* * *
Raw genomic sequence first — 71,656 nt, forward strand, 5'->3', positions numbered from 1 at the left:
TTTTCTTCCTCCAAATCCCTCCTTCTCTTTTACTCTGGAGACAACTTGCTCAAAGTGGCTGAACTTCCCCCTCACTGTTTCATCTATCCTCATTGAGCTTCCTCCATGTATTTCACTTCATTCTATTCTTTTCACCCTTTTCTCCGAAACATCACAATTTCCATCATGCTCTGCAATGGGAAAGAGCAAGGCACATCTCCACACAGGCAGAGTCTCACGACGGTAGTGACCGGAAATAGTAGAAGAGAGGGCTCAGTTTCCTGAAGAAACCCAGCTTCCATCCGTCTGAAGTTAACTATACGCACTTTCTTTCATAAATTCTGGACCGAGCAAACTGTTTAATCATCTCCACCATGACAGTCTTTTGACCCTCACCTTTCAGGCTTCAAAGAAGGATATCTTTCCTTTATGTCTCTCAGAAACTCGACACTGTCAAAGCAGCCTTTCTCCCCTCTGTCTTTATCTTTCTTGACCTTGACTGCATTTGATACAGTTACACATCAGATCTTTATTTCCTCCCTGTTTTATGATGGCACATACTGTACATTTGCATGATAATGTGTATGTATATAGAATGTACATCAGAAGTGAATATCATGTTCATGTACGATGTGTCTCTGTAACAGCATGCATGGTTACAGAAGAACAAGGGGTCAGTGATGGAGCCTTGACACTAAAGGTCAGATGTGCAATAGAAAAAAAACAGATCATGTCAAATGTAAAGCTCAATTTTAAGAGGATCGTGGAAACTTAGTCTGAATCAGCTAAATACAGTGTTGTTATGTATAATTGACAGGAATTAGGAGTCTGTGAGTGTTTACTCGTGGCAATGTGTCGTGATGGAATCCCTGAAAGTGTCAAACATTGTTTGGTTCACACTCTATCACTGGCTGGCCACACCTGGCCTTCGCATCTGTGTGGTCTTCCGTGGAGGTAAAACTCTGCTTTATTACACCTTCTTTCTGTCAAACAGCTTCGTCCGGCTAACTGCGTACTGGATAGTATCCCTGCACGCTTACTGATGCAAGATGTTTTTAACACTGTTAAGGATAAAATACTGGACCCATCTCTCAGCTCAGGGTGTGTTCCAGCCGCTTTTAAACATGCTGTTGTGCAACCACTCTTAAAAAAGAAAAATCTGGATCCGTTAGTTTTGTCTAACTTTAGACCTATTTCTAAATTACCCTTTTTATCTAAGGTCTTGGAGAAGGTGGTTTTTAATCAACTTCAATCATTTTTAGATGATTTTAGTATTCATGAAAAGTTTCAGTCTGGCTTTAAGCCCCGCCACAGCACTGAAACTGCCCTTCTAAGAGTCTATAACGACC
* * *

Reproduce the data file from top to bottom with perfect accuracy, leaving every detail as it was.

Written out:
Raw genomic sequence first — 71,656 nt, forward strand, 5'->3', positions numbered from 1 at the left:
TTTTCTTCCTCCAAATCCCTCCTTCTCTTTTACTCTGGAGACAACTTGCTCAAAGTGGCTGAACTTCCCCCTCACTGTTTCATCTATCCTCATTGAGCTTCCTCCATGTATTTCACTTCATTCTATTCTTTTCACCCTTTTCTCCGAAACATCACAATTTCCATCATGCTCTGCAATGGGAAAGAGCAAGGCACATCTCCACACAGGCAGAGTCTCACGACGGTAGTGACCGGAAATAGTAGAAGAGAGGGCTCAGTTTCCTGAAGAAACCCAGCTTCCATCCGTCTGAAGTTAACTATACGCACTTTCTTTCATAAATTCTGGACCGAGCAAACTGTTTAATCATCTCCACCATGACAGTCTTTTGACCCTCACCTTTCAGGCTTCAAAGAAGGATATCTTTCCTTTATGTCTCTCAGAAACTCGACACTGTCAAAGCAGCCTTTCTCCCCTCTGTCTTTATCTTTCTTGACCTTGACTGCATTTGATACAGTTACACATCAGATCTTTATTTCCTCCCTGTTTTATGATGGCACATACTGTACATTTGCATGATAATGTGTATGTATATAGAATGTACATCAGAAGTGAATATCATGTTCATGTACGATGTGTCTCTGTAACAGCATGCATGGTTACAGAAGAACAAGGGGTCAGTGATGGAGCCTTGACACTAAAGGTCAGATGTGCAATAGAAAAAAAACAGATCATGTCAAATGTAAAGCTCAATTTTAAGAGGATCGTGGAAACTTAGTCTGAATCAGCTAAATACAGTGTTGTTATGTATAATTGACAGGAATTAGGAGTCTGTGAGTGTTTACTCGTGGCAATGTGTCGTGATGGAATCCCTGAAAGTGTCAAACATTGTTTGGTTCACACTCTATCACTGGCTGGCCACACCTGGCCTTCGCATCTGTGTGGTCTTCCGTGGAGGTAAAACTCTGCTTTATTACACCTTCTTTCTGTCAAACAGCTTCGTCCGGCTAACTGCGTACTGGATAGTATCCCTGCACGCTTACTGATGCAAGATGTTTTTAACACTGTTAAGGATAAAATACTGGACCCATCTCTCAGCTCAGGGTGTGTTCCAGCCGCTTTTAAACATGCTGTTGTGCAACCACTCTTAAAAAAGAAAAATCTGGATCCGTTAGTTTTGTCTAACTTTAGACCTATTTCTAAATTACCCTTTTTATCTAAGGTCTTGGAGAAGGTGGTTTTTAATCAACTTCAATCATTTTTAGATGATTTTAGTATTCATGAAAAGTTTCAGTCTGGCTTTAAGCCCCGCCACAGCACTGAAACTGCCCTTCTAAGAGTCTATAACGACC